rasmas wrote: have reading (again) about OLED and although it, in theory, should not have too much difference about blur (and everything else, except blacks) in comparison with other display methods, people still see less blur and have better experience overall (even at 1080p on a 4k TV).

GtG still affects blur to an extent. And how imperfect the pixel response is (GtG) -- bad overdrive, ghosting, etc. LCD Motion Artifacts and LCD Overdrive Artifacts.

There's definitely less blur with OLED because of their faster and cleaner GtG pixel response. But they now reach almost the theoretical perfect sample-and-hold display, and are still prone to motion blur from being a sample-and-hold display. You've zeroed out the majority of visibility GtG problems, getting to the lowest possible motion blur without impulsing or strobing.

rasmas wrote:- Is there any explanation or just placebo? (maybe it adds some kind of black frame insertion or something LED cannot do?).

Not all OLEDs have black frame insertion. See Why Does Some OLEDs Have Motion Blur?. They just have less motion blur than many typical LCDs because of the faster pixel response.

But they are still beholden to the law of physics from the sample-and-hold effect (non-strobed displays) because as you track your eyes on moving images, your eyes are in a different position at the beginning and end of a refresh cycle. The pixels of a refresh cycles stay stationary for their duraction, so can be blurred across your retinas as you track your moving eyes. RTINGs has a great video of the motion blurring from the sample-and-hold effect, and how they use a test that I invented:

phpBB [video]


rasmas wrote:- Will ULED XD, MicroLED or anything else, be able to match what ever makes OLED "better"?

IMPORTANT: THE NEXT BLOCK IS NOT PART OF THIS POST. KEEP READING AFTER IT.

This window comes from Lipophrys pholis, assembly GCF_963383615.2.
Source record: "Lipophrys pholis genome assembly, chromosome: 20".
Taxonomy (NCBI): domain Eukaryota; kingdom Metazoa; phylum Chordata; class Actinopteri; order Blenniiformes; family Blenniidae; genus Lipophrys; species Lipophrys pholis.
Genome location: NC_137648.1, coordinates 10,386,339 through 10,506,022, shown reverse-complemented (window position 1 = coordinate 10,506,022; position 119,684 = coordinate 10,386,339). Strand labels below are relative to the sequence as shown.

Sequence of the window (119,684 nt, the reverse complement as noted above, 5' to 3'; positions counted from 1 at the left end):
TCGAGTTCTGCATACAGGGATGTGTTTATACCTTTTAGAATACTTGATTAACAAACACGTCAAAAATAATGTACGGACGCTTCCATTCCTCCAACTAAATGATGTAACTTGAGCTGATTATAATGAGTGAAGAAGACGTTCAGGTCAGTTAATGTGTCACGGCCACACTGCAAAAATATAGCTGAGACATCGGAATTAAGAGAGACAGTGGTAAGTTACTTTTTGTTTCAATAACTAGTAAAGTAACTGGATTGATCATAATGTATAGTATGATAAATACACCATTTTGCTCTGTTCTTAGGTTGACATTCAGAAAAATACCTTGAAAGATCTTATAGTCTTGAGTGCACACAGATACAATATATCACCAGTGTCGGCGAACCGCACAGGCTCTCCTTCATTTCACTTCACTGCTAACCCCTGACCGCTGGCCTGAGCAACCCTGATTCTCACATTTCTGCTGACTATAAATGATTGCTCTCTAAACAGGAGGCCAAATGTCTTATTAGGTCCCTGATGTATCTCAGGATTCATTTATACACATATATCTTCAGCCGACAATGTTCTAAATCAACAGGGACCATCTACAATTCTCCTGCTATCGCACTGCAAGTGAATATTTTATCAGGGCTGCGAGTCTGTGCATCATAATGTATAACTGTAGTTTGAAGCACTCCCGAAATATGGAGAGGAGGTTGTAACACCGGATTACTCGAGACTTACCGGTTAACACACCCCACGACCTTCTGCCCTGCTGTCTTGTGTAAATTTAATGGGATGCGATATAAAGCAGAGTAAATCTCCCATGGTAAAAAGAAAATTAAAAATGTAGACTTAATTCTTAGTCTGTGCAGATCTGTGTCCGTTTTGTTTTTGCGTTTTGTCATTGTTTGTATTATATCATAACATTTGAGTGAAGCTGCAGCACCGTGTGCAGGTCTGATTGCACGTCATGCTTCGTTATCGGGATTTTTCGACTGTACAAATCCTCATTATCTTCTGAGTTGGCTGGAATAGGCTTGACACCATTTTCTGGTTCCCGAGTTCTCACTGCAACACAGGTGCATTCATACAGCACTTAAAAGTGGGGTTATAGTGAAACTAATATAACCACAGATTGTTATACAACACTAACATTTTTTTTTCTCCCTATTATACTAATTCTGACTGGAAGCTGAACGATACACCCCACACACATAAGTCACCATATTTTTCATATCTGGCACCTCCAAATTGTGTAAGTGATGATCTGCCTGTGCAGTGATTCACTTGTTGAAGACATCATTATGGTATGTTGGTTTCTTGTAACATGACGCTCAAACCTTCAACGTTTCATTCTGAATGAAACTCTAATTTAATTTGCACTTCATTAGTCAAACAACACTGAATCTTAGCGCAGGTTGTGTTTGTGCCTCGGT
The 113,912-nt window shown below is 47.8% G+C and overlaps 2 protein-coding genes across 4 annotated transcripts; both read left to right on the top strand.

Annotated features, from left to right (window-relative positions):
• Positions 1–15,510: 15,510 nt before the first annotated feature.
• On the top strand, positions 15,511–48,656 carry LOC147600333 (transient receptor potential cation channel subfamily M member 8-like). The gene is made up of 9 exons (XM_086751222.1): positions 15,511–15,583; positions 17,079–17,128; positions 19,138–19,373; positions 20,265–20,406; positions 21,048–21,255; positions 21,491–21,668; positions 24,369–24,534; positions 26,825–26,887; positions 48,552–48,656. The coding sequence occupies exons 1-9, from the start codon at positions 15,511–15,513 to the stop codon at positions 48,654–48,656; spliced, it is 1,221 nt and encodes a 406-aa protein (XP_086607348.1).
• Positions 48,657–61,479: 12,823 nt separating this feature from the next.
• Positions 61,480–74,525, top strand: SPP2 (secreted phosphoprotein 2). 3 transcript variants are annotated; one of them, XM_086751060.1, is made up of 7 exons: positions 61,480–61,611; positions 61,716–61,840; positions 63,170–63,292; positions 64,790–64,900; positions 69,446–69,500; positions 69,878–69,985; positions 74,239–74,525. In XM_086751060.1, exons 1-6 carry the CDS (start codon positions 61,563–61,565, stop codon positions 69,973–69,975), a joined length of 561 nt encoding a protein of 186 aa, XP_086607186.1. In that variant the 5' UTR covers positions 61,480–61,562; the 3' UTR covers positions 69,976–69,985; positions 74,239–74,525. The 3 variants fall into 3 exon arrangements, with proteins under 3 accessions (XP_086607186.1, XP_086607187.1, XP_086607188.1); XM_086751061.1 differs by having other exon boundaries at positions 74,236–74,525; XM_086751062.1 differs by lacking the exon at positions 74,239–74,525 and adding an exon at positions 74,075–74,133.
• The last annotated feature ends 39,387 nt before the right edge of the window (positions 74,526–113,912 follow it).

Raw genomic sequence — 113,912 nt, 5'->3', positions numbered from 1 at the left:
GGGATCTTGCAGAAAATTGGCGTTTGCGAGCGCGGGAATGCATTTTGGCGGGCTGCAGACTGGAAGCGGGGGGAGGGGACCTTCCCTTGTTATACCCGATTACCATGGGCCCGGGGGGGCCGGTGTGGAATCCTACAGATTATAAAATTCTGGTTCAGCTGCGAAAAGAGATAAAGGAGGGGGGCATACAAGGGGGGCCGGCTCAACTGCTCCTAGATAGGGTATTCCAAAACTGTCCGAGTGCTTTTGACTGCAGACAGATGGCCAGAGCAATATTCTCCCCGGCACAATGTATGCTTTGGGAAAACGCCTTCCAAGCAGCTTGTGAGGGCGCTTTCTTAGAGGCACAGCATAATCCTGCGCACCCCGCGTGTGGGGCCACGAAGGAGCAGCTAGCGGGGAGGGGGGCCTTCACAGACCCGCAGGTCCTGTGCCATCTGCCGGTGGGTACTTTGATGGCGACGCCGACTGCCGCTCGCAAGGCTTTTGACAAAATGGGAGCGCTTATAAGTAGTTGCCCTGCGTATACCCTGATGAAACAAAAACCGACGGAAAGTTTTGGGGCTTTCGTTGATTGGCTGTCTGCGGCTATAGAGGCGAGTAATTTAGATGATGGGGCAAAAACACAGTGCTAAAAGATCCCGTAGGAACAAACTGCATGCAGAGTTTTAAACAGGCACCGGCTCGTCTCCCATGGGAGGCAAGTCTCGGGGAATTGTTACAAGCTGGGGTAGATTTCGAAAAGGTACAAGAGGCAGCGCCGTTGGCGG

The more perfect GtG becomes, the more identical displays become in motion blur, so I will assume identical. One has to add more frames or add black periods between frames, to reduce motion blur further. Display motion blur is dictated by the pixel visibility time

Have you seen motion blur on an OLED monitor? Do you mind or hate the motion blur you see? Are you a CRT/plasma user who has been picky about motion blur?
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       To support Blur Busters:
       • Official List of Best Gaming Monitors
       • List of G-SYNC Monitors
       • List of FreeSync Monitors
       • List of Ultrawide Monitors
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Re: Can OLED, ULED XD, MicroLED,... be blur free under 60Hz?

Postby rasmas » 28 May 2019, 12:01

That makes sense. Thank you :) .
Chief Blur Buster wrote:...
The more perfect GtG becomes, the more identical displays become in motion blur, so I will assume identical. One has to add more frames or add black periods between frames, to reduce motion blur further. Display motion blur is dictated by the pixel visibility time
...

So all methods would be able to have perfect GtG, but it does not seem an easy task as does not seem that anyone is close to OLED GtG.
Chief Blur Buster wrote:...
Have you seen motion blur on an OLED monitor? Do you mind or hate the motion blur you see? Are you a CRT/plasma user who has been picky about motion blur?

I'd like to see motion blur on an OLED TVs but they always have these "beautiful, slow moving, 4k videos" and to test it with games i'd have to buy one, and if i do maybe i'll have to keep it xD .
With my LCD (LG W2261V) i have always had eye strain, never thought it could be a problem with the monitor, still unsure now but as i have had to use a CRT i had find that blur is something i don't like at all.
I think i can get used to LCD blur (as i did with the LG- that, when i can "revive" it, looks better than newer LCDs i'm trying, no idea why-), but having a CRT i have my doubts if it is worthy to try LCDs or i should stay on the CRT until a "real" upgrade appears.
Unfortunatelly i don't think any real upgrade is going to appear on the market anytime soon (not counting 55" OLED TVs, that maybe are the only alternative).

Thanks for the detailed answers ;) .